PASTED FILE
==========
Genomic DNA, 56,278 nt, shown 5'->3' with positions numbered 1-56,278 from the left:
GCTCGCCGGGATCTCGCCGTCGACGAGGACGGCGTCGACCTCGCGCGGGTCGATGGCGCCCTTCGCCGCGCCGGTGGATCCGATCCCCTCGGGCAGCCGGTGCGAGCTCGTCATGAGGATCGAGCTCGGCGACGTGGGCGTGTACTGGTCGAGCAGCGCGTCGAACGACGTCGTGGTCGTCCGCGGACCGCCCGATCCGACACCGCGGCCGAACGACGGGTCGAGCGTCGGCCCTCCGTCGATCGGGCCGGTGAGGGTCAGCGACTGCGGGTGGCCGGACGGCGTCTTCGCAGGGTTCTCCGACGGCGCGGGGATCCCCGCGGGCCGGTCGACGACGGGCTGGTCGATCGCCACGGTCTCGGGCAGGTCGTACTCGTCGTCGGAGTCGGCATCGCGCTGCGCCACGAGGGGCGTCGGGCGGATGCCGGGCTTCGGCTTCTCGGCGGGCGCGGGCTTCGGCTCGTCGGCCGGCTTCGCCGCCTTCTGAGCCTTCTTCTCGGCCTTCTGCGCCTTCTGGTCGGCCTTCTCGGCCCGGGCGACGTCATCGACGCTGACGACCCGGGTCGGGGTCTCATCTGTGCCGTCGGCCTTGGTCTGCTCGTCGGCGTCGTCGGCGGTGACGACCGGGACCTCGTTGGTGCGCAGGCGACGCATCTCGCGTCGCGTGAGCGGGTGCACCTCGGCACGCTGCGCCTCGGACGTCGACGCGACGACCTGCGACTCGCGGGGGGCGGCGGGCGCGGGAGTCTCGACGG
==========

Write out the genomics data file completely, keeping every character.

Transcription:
Genomic DNA, 56,278 nt, shown 5'->3' with positions numbered 1-56,278 from the left:
GCTCGCCGGGATCTCGCCGTCGACGAGGACGGCGTCGACCTCGCGCGGGTCGATGGCGCCCTTCGCCGCGCCGGTGGATCCGATCCCCTCGGGCAGCCGGTGCGAGCTCGTCATGAGGATCGAGCTCGGCGACGTGGGCGTGTACTGGTCGAGCAGCGCGTCGAACGACGTCGTGGTCGTCCGCGGACCGCCCGATCCGACACCGCGGCCGAACGACGGGTCGAGCGTCGGCCCTCCGTCGATCGGGCCGGTGAGGGTCAGCGACTGCGGGTGGCCGGACGGCGTCTTCGCAGGGTTCTCCGACGGCGCGGGGATCCCCGCGGGCCGGTCGACGACGGGCTGGTCGATCGCCACGGTCTCGGGCAGGTCGTACTCGTCGTCGGAGTCGGCATCGCGCTGCGCCACGAGGGGCGTCGGGCGGATGCCGGGCTTCGGCTTCTCGGCGGGCGCGGGCTTCGGCTCGTCGGCCGGCTTCGCCGCCTTCTGAGCCTTCTTCTCGGCCTTCTGCGCCTTCTGGTCGGCCTTCTCGGCCCGGGCGACGTCATCGACGCTGACGACCCGGGTCGGGGTCTCATCTGTGCCGTCGGCCTTGGTCTGCTCGTCGGCGTCGTCGGCGGTGACGACCGGGACCTCGTTGGTGCGCAGGCGACGCATCTCGCGTCGCGTGAGCGGGTGCACCTCGGCACGCTGCGCCTCGGACGTCGACGCGACGACCTGCGACTCGCGGGGGGCGGCGGGCGCGGGAGTCTCGACGG